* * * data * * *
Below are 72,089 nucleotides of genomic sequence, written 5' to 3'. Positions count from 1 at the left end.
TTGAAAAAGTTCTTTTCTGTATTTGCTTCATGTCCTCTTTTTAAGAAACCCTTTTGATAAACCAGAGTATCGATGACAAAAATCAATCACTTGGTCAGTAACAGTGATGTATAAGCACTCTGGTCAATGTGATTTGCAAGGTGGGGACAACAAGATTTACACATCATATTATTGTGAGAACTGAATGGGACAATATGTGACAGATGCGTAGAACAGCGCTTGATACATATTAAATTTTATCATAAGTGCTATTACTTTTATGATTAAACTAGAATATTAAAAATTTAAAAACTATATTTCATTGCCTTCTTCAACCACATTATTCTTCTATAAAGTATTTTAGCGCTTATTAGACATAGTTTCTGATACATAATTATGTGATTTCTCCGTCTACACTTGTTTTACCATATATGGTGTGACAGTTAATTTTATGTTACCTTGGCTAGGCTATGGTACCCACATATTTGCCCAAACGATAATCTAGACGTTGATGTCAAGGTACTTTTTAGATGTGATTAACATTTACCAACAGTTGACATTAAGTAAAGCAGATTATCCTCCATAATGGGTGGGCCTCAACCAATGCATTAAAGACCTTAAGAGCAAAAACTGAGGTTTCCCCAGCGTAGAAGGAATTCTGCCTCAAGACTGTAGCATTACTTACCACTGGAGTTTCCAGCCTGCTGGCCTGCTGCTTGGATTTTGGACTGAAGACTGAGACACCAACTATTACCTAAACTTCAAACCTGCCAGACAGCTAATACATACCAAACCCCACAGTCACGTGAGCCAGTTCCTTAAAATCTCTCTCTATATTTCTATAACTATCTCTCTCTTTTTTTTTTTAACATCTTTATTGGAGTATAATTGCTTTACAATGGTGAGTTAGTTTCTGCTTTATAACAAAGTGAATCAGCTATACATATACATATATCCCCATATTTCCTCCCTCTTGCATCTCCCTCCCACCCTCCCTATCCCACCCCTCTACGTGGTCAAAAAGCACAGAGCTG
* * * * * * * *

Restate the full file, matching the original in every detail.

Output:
Below are 72,089 nucleotides of genomic sequence, written 5' to 3'. Positions count from 1 at the left end.
TTGAAAAAGTTCTTTTCTGTATTTGCTTCATGTCCTCTTTTTAAGAAACCCTTTTGATAAACCAGAGTATCGATGACAAAAATCAATCACTTGGTCAGTAACAGTGATGTATAAGCACTCTGGTCAATGTGATTTGCAAGGTGGGGACAACAAGATTTACACATCATATTATTGTGAGAACTGAATGGGACAATATGTGACAGATGCGTAGAACAGCGCTTGATACATATTAAATTTTATCATAAGTGCTATTACTTTTATGATTAAACTAGAATATTAAAAATTTAAAAACTATATTTCATTGCCTTCTTCAACCACATTATTCTTCTATAAAGTATTTTAGCGCTTATTAGACATAGTTTCTGATACATAATTATGTGATTTCTCCGTCTACACTTGTTTTACCATATATGGTGTGACAGTTAATTTTATGTTACCTTGGCTAGGCTATGGTACCCACATATTTGCCCAAACGATAATCTAGACGTTGATGTCAAGGTACTTTTTAGATGTGATTAACATTTACCAACAGTTGACATTAAGTAAAGCAGATTATCCTCCATAATGGGTGGGCCTCAACCAATGCATTAAAGACCTTAAGAGCAAAAACTGAGGTTTCCCCAGCGTAGAAGGAATTCTGCCTCAAGACTGTAGCATTACTTACCACTGGAGTTTCCAGCCTGCTGGCCTGCTGCTTGGATTTTGGACTGAAGACTGAGACACCAACTATTACCTAAACTTCAAACCTGCCAGACAGCTAATACATACCAAACCCCACAGTCACGTGAGCCAGTTCCTTAAAATCTCTCTCTATATTTCTATAACTATCTCTCTCTTTTTTTTTTTAACATCTTTATTGGAGTATAATTGCTTTACAATGGTGAGTTAGTTTCTGCTTTATAACAAAGTGAATCAGCTATACATATACATATATCCCCATATTTCCTCCCTCTTGCATCTCCCTCCCACCCTCCCTATCCCACCCCTCTACGTGGTCAAAAAGCACAGAGCTG